Slow Chess - Is it Too Slow?
“Variety is the spice of life.” – William Cowper
Yet again, another online post by a chess master has got the chess town talking once again. IM Greg Shahade posted on his blog an article called “Slow Chess should die a fast death”, where he sounded his opinions about slow chess tournaments and how long they take (primarily in American tournaments). Long story short, he said that slow chess takes too long, and if chess had been invented last week, there wouldn’t be any slow games, just rapid and blitz paced games.
He said that if chess was invented last week, “…there is absolutely zero percent chance that the world of excited chess enthusiasts would band together and say “Let’s make sure every single chess game lasts anywhere from 4-6 hours”. Just like every other new and popular game/esport that’s emerged, a typical chess game would not last longer than 30-40 minutes”.
And there’s a good chance that is true; if we didn’t have classical chess before now, then maybe it wouldn’t be thought up of in today’s world where time is money and ultimately, money is king.
But chess wasn’t invented last week!
This statement is pretty obvious, but part of chess’ appeal to some players is the fact that chess is a game that has been played for many centuries, with very little changes to the rules. Games that were played 200-300 years ago, maybe from even further past, can be re-played now in all their glory. Almost every undisputed world champion has won his title in a match at classical time controls, and this tradition has been going for 129 years (with brief interruptions now and again).
Greg Shahade, photo from Chess.com
The majority of professional, top-level chess is classical, with a few rapid tournaments here and there and sometimes a blitz tournament to decide lots. And despite the rising popularity of fast paced chess, many of the amateur chess tournaments are played at classical time controls (often 5-7 round weekend swisses).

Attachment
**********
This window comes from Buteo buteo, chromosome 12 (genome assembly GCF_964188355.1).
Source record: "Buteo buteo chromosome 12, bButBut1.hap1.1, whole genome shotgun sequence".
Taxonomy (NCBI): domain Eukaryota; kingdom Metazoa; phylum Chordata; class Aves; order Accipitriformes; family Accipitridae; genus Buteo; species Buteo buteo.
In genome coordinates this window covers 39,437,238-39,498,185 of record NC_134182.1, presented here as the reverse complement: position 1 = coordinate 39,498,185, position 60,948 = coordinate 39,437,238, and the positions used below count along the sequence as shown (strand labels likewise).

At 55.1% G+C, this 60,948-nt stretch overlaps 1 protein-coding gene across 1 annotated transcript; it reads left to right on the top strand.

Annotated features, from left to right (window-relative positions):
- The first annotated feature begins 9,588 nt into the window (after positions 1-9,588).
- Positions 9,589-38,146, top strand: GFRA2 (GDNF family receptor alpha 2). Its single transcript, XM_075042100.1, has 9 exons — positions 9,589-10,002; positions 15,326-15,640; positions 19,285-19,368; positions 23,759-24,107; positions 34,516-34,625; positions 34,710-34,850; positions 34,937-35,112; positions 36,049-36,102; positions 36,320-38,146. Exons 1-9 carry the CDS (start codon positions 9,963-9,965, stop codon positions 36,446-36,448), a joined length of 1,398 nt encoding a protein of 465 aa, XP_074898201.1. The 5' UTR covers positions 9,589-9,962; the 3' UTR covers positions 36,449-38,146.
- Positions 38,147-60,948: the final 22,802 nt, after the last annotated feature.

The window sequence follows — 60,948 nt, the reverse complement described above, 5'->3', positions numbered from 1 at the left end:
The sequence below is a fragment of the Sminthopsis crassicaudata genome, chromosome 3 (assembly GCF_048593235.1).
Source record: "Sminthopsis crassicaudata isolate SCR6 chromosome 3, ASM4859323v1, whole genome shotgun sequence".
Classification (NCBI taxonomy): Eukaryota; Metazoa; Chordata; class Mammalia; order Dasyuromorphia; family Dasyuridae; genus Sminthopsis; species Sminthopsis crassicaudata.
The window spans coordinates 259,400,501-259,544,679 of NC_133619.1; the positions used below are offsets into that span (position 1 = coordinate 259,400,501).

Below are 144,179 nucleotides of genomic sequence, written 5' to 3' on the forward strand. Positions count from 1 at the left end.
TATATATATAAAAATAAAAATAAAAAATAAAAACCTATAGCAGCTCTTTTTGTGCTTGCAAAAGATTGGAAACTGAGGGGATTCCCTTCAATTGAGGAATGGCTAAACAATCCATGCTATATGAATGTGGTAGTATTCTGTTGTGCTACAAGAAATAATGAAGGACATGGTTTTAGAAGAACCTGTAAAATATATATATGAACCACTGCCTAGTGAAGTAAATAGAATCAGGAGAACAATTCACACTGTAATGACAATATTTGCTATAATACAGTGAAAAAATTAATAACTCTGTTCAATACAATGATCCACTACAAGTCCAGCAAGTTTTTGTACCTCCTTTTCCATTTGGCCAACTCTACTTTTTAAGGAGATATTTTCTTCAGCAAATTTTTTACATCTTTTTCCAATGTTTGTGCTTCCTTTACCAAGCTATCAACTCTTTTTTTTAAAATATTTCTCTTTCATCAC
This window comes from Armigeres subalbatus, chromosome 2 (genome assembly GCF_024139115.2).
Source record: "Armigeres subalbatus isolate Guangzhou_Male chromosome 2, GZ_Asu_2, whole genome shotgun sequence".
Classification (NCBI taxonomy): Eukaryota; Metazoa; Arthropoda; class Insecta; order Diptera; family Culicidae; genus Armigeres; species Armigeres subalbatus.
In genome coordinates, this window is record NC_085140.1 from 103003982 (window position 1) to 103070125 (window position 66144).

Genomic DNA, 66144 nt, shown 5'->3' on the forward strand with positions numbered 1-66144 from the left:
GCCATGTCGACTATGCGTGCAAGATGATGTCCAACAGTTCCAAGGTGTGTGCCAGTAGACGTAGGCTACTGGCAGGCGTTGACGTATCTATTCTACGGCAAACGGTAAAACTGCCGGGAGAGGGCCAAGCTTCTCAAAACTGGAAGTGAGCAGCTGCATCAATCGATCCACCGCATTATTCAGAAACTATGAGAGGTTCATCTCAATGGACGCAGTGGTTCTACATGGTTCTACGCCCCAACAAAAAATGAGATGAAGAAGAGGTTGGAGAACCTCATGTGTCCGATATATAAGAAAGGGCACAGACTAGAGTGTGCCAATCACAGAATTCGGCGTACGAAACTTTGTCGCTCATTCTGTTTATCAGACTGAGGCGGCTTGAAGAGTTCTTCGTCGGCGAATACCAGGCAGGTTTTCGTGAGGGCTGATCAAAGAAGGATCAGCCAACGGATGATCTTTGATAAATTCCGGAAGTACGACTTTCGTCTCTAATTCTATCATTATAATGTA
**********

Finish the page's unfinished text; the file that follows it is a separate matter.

But there have been many more rapid and blitz tournaments that have been introduced in the past few years, including at the amateur level. However, Garry Kasparov had this to say when asked about the marketability of classical chess during an interview with Maurice Ashley during the 2015 Sinquefield Cup:
“Even the popularity of certain kinds of music doesn't threaten opera.”
Wise words from the 13th World Chess Champion, who himself was a class rapid and blitz player (and still is, as we saw when he demolished Nigel Short 8½-1½ in an exhibition match at the CCSCSL). He is pretty sure that even though rapid and blitz are rising in popularity, classical chess will still hold it’s own. And I think he is right.
Slow chess is known as ‘classical’ for a reason. It’s the way that everyone played it before now, from kings to the world’s top players from the 1500’s to the present day. And let’s not forget that IM Shahade earned his title through playing in classical tournaments (the IM requires 3 norms, like the GM title). So to me, it is unusual that someone of his strength would say of a hatred for slow chess.
Kasparov on his way to crushing Short, photo from CCSCSL